A few years back, I published an article relating all these themes, and asked the questions "Whose culture is it to define?"  And this question has never been more relevant.  The comments in the Guardian piece I quoted above reflect a naivete on all parts - as the one voice missing from the conversation is that of local Tibetans.  It is true that the recent politics of the Chinese government can come under speculation and scrutiny - especially given the recent spate of self-immolation undertaken as a protest to Chinese rule.  Yet, it can also be said that what the Chinese are doing is not at all different from what the US did to Native Americans, or what the European colonies did to S. America and African nations.  The only difference in this time and age is that we are currently living in a consumerist society where everything (and I mean everything) takes on an identity of commodification.

As I concluded in my paper, and post again here,

"The exoticization of Tibet by China [and Western cultures] inadvertently cheapens its culture and prevents Tibetans from having the freedom to identify it for themselves and to lead their own lives freely.  The true reality of Tibetan culture, a rapidly changing and redefined identity, is then lost amidst the flashes of cameras and glimpes of a culture that existed long ago and no longer exists today."  

I, for one, do not think it wrong that people are alarmed by the idea of building a theme park when such a rich cultural tradition and artifacts already exist in Lhasa.  The Chinese government, for their part say that the purpose of the theme-park is to draw crowds away from these ancient structures so that the increasing footprint of the tourist does less harm to places such as the Potala Palace and Jokhang Temple, and nearby monasteries.  In fact, the Chinese tourist population alone dwarfs the rest of the world - and numbers of people who have travelled to Tibet despite restrictions on the part of Western tourists, have jumped dramatically.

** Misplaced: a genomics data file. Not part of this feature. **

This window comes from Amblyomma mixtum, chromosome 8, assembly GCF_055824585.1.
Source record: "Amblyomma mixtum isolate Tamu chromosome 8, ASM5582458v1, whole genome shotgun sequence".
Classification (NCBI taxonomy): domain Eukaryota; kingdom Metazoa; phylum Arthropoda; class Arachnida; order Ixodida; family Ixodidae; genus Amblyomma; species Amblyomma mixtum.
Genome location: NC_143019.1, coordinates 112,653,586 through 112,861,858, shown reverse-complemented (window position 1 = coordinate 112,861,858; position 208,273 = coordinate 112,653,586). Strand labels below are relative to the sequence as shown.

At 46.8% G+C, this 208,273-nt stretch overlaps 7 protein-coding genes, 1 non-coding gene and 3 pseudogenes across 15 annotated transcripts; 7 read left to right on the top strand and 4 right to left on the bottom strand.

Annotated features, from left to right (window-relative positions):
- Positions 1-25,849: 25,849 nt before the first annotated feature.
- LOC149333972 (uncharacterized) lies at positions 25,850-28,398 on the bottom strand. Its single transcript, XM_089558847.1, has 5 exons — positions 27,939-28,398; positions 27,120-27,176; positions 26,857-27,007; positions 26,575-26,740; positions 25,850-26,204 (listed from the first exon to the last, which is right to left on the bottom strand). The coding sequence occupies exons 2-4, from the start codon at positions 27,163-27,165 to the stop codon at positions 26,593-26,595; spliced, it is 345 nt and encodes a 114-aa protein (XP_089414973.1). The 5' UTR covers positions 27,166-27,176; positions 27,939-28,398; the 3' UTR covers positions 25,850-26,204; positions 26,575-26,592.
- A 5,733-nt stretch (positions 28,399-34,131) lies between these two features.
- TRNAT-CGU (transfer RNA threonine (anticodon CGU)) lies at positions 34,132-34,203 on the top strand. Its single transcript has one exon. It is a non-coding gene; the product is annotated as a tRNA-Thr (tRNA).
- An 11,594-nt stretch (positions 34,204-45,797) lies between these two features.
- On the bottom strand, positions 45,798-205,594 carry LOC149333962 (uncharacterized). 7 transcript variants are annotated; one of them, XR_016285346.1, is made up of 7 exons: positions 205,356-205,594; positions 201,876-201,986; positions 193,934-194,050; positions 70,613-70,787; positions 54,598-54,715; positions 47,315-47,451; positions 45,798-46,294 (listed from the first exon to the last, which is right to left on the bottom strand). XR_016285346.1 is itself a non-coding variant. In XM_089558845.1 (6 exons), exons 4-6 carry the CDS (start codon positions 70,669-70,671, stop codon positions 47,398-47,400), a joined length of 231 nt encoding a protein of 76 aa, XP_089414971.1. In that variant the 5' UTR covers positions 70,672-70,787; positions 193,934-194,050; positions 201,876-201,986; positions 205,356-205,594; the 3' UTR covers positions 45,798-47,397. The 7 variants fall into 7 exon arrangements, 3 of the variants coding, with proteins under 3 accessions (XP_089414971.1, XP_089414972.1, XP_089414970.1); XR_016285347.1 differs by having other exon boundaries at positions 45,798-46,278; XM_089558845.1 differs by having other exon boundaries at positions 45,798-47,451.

Unfortunately though, we are all partners to this cultural commodification - we live in a consumerist society.  A society which China is quickly become a member of, if not a key driver in defining what has value, and what does not.  ANy time we travel and buy some item from a stall, or take a photo with a 'gladiator' posing outside the coliseum, we partake in this same commodification.  It is the way our world is.  For China to take advantage,while also promoting a culture is no different than what Walt Disney did when they created the Epcot Center.  Culture on display, and for sale.  Yet - at the same time many people's only interaction with these cultures is through a display like that in Epcot Center.  It is not truly authentic - but then what is?  Culture shifts so rapidly, and changes so frequently that we are not the ones to dictate what authenticity or tradition is.  All we can do is watch, observe, and speak the truth to our own experiences and our own culture.